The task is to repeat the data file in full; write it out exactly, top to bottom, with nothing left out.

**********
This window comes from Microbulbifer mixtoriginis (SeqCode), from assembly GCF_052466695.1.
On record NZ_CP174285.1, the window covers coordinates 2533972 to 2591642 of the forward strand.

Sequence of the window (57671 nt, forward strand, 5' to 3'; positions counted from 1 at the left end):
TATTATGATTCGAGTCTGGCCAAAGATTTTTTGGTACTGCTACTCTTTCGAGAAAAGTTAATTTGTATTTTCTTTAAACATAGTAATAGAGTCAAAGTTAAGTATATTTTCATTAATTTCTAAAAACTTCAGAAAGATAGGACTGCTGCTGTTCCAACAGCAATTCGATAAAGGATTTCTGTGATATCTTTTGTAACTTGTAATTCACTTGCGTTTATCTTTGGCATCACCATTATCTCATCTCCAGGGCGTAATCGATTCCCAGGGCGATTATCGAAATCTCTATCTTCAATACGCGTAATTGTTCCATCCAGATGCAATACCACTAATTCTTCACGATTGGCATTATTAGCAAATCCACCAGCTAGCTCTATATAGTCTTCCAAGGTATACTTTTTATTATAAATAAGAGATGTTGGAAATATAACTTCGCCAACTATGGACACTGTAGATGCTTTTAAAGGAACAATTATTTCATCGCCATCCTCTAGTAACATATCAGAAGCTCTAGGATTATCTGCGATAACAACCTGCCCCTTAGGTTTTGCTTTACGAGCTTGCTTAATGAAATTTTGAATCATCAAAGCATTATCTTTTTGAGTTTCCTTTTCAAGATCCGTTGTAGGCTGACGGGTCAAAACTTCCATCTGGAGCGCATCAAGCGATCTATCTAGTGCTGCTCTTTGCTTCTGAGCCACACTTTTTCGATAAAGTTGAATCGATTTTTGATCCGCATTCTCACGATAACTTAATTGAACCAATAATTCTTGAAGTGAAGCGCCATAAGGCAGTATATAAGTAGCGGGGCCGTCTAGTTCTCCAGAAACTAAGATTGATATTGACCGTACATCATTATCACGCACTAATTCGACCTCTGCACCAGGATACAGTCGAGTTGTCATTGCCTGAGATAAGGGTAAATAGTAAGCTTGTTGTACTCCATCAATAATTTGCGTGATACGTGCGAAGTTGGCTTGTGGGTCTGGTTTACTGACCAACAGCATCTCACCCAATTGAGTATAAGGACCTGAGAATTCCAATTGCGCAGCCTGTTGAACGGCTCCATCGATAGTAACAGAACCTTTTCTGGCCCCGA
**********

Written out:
This window comes from Microbulbifer mixtoriginis (SeqCode), from assembly GCF_052466695.1.
On record NZ_CP174285.1, the window covers coordinates 2533972 to 2591642 of the forward strand.

Sequence of the window (57671 nt, forward strand, 5' to 3'; positions counted from 1 at the left end):
TATTATGATTCGAGTCTGGCCAAAGATTTTTTGGTACTGCTACTCTTTCGAGAAAAGTTAATTTGTATTTTCTTTAAACATAGTAATAGAGTCAAAGTTAAGTATATTTTCATTAATTTCTAAAAACTTCAGAAAGATAGGACTGCTGCTGTTCCAACAGCAATTCGATAAAGGATTTCTGTGATATCTTTTGTAACTTGTAATTCACTTGCGTTTATCTTTGGCATCACCATTATCTCATCTCCAGGGCGTAATCGATTCCCAGGGCGATTATCGAAATCTCTATCTTCAATACGCGTAATTGTTCCATCCAGATGCAATACCACTAATTCTTCACGATTGGCATTATTAGCAAATCCACCAGCTAGCTCTATATAGTCTTCCAAGGTATACTTTTTATTATAAATAAGAGATGTTGGAAATATAACTTCGCCAACTATGGACACTGTAGATGCTTTTAAAGGAACAATTATTTCATCGCCATCCTCTAGTAACATATCAGAAGCTCTAGGATTATCTGCGATAACAACCTGCCCCTTAGGTTTTGCTTTACGAGCTTGCTTAATGAAATTTTGAATCATCAAAGCATTATCTTTTTGAGTTTCCTTTTCAAGATCCGTTGTAGGCTGACGGGTCAAAACTTCCATCTGGAGCGCATCAAGCGATCTATCTAGTGCTGCTCTTTGCTTCTGAGCCACACTTTTTCGATAAAGTTGAATCGATTTTTGATCCGCATTCTCACGATAACTTAATTGAACCAATAATTCTTGAAGTGAAGCGCCATAAGGCAGTATATAAGTAGCGGGGCCGTCTAGTTCTCCAGAAACTAAGATTGATATTGACCGTACATCATTATCACGCACTAATTCGACCTCTGCACCAGGATACAGTCGAGTTGTCATTGCCTGAGATAAGGGTAAATAGTAAGCTTGTTGTACTCCATCAATAATTTGCGTGATACGTGCGAAGTTGGCTTGTGGGTCTGGTTTACTGACCAACAGCATCTCACCCAATTGAGTATAAGGACCTGAGAATTCCAATTGCGCAGCCTGTTGAACGGCTCCATCGATAGTAACAGAACCTTTTCTGGCCCCGA